The most fitting starting place I can find for this review is the sound. When questioning just how much production value when into this game, you need not look any further than the cast list. When a game has enough draw to it that it can score voice talent like Haley Joel Osment, Sean Astin, Billy Zane, David Boreanaz, and Mandy Moore; voices from the original movies like Scott Weinger, James Woods, Jodi Benson, and Gilbert Godfried, you know you're in for a treat. The voice work is miles beyond anything that has appeared in a video game. Even some of the vocal mismatches such as Lance Bass as Sephiroth and the 'filler' voices sound great.
When it comes to music, let me get one thing out of the way right off the bat. Although this is a Disney production, at no time do any of the game's characters break out in a song and dance number. On that note, the soundtrack is exactly what you would expect from Square. From Utada Hikaru's theme song 'Simple and Clean' to the simplest of victory tunes, everything is fantastic. Disney fans will get a kick out of hearing new versions of old Disney favorites like 'Under the Sea' and 'The Mickey Mouse Club March'.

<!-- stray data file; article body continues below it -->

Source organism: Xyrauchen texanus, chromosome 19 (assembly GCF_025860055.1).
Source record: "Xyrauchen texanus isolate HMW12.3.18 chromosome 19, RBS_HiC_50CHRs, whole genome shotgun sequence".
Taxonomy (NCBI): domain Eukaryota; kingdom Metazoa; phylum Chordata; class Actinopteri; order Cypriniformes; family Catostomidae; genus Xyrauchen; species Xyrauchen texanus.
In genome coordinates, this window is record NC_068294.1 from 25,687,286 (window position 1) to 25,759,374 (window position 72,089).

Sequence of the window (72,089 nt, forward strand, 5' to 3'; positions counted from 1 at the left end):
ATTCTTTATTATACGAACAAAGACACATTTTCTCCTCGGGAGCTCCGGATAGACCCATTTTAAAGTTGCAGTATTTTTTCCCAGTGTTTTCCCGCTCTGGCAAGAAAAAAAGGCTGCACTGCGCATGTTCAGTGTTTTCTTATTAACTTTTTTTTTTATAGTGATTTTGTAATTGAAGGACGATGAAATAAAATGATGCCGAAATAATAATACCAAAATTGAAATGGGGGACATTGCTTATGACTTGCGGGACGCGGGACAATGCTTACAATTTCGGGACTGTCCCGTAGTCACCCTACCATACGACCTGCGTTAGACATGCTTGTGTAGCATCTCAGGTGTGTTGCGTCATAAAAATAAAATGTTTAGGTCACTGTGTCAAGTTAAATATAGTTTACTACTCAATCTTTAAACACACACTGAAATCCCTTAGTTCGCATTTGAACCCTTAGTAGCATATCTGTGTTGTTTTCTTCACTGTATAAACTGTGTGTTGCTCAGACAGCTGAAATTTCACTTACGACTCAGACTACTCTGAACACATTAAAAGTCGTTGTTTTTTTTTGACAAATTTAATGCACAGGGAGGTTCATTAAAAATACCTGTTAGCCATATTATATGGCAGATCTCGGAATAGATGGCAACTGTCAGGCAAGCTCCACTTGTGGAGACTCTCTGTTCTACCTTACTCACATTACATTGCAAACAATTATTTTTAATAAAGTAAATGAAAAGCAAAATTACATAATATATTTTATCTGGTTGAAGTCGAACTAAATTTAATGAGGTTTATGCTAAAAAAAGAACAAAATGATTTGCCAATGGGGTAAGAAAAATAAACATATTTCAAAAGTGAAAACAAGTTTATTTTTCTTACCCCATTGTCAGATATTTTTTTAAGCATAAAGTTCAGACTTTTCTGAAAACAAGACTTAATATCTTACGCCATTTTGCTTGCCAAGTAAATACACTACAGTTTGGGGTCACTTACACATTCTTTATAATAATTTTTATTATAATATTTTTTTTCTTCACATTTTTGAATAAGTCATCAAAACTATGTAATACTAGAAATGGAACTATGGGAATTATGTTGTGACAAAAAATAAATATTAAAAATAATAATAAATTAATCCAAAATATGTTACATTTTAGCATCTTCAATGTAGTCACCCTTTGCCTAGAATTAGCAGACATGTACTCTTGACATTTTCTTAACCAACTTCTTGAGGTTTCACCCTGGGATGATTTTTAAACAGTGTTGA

Graphically, Kingdom Hearts is just as breathtaking. Seeing how Square was able to blend both the Disney and Square characters and worlds is really something to see. Just trying to pick out a favorite level was a real chore. Every level in the game stays very true to the movies - even down to the smallest details. Some Disney purists are sure to point out some minor inconsistencies, but I am convinced those are people you just can't please. The character animation is some of the best I've seen in a game, especially Donald and Goofy. Whereas most characters have a 'computer' like movement, the characters move like they were in a Disney animated feature. If the overall presentation isn't enough to get excited, the visual in-jokes, such as the Fantasia mops cleaning Mickey's castle or the Cactaur Gummi Ship design, are sure to please both Disney and Square fans.